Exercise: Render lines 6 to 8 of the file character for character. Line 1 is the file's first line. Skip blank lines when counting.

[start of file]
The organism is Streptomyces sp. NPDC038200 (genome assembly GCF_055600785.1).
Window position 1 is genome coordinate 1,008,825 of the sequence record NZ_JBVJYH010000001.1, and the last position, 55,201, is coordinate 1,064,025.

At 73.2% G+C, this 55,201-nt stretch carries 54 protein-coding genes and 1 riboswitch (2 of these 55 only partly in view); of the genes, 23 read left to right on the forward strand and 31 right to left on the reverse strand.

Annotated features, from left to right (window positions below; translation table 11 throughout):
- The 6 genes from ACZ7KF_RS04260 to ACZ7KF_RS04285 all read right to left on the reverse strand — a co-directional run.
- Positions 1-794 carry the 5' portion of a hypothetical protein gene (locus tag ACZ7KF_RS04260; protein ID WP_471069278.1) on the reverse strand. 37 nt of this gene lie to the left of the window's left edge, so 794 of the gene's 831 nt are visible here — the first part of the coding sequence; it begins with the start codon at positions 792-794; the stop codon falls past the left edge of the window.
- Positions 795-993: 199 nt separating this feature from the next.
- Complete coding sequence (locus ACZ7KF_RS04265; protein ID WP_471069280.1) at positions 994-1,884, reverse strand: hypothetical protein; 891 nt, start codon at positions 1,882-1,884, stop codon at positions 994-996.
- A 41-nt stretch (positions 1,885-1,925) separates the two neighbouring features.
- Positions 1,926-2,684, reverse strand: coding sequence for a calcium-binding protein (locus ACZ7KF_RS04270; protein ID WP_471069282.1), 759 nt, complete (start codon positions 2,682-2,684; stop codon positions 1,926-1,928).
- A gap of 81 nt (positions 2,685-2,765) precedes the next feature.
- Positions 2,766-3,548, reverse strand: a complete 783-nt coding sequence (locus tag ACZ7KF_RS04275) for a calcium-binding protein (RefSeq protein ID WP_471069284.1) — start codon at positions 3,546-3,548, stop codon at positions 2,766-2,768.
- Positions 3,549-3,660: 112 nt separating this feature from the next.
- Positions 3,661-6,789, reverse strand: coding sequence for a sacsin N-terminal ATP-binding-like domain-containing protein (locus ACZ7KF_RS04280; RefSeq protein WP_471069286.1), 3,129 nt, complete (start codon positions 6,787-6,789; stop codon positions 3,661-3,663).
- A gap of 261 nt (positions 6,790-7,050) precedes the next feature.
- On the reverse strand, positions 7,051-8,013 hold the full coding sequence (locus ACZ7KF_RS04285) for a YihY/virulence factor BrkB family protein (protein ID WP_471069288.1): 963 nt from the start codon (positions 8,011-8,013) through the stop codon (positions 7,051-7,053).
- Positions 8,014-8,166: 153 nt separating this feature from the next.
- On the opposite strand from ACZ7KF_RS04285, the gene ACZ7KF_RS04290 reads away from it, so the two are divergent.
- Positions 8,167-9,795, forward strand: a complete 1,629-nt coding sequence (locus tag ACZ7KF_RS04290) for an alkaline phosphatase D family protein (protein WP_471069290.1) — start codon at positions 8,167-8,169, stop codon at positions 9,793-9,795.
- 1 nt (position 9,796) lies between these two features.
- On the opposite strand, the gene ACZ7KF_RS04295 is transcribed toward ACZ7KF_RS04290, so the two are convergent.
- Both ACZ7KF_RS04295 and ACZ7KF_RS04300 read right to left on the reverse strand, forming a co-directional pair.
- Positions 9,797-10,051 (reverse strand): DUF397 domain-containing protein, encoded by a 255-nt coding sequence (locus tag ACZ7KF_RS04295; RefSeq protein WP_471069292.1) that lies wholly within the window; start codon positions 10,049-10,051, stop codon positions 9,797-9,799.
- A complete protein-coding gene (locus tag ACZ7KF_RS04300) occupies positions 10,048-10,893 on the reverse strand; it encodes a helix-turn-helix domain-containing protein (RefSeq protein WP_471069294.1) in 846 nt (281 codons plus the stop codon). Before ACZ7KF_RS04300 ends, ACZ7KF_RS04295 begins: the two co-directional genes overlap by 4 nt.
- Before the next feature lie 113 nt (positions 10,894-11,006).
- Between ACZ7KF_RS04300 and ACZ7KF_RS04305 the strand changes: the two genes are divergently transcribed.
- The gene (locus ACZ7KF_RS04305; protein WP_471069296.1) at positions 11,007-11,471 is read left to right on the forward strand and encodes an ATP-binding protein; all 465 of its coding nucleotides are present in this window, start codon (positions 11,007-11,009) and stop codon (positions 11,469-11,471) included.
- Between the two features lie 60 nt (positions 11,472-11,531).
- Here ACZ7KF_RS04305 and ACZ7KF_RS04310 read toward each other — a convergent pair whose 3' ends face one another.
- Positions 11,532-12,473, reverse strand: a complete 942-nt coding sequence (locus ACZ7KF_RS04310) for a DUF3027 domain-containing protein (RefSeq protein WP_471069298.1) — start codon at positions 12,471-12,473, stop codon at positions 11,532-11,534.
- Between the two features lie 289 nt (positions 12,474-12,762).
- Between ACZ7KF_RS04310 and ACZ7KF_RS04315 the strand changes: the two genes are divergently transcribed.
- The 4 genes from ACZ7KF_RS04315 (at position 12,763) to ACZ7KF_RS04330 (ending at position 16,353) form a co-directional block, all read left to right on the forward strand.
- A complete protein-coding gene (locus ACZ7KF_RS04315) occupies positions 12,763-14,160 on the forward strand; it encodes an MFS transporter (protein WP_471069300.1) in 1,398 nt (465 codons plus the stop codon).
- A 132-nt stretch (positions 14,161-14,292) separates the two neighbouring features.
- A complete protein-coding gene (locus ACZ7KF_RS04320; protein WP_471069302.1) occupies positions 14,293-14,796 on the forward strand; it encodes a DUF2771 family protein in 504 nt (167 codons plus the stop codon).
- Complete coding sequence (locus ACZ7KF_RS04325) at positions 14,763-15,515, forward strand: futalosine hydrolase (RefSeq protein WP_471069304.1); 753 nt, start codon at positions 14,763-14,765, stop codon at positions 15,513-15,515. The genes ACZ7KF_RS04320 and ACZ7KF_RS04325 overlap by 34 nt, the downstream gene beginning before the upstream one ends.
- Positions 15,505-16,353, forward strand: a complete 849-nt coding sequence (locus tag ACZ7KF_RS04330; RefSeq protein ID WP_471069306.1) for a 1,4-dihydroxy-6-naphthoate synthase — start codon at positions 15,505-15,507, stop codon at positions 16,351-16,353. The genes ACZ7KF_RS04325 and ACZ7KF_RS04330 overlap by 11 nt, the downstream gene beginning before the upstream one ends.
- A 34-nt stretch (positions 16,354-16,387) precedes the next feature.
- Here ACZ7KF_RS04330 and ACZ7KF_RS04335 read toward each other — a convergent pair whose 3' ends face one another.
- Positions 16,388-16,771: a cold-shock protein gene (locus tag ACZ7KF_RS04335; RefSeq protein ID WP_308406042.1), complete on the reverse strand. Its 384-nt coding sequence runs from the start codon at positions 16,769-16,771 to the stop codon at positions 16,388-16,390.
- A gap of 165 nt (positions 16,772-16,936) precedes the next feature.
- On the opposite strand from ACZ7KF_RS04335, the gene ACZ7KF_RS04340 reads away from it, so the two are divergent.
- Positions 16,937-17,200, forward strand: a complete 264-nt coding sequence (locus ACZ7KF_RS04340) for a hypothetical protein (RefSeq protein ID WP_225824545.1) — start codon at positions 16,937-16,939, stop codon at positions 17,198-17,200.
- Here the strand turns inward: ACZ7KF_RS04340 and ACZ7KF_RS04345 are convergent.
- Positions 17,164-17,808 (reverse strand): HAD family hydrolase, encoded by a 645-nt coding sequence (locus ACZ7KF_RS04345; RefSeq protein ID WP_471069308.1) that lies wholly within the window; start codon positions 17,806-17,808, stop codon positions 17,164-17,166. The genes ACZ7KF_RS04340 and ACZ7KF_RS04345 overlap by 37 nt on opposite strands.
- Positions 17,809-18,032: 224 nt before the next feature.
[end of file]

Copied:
- Positions 1-794 carry the 5' portion of a hypothetical protein gene (locus tag ACZ7KF_RS04260; protein ID WP_471069278.1) on the reverse strand. 37 nt of this gene lie to the left of the window's left edge, so 794 of the gene's 831 nt are visible here — the first part of the coding sequence; it begins with the start codon at positions 792-794; the stop codon falls past the left edge of the window.
- Positions 795-993: 199 nt separating this feature from the next.
- Complete coding sequence (locus ACZ7KF_RS04265; protein ID WP_471069280.1) at positions 994-1,884, reverse strand: hypothetical protein; 891 nt, start codon at positions 1,882-1,884, stop codon at positions 994-996.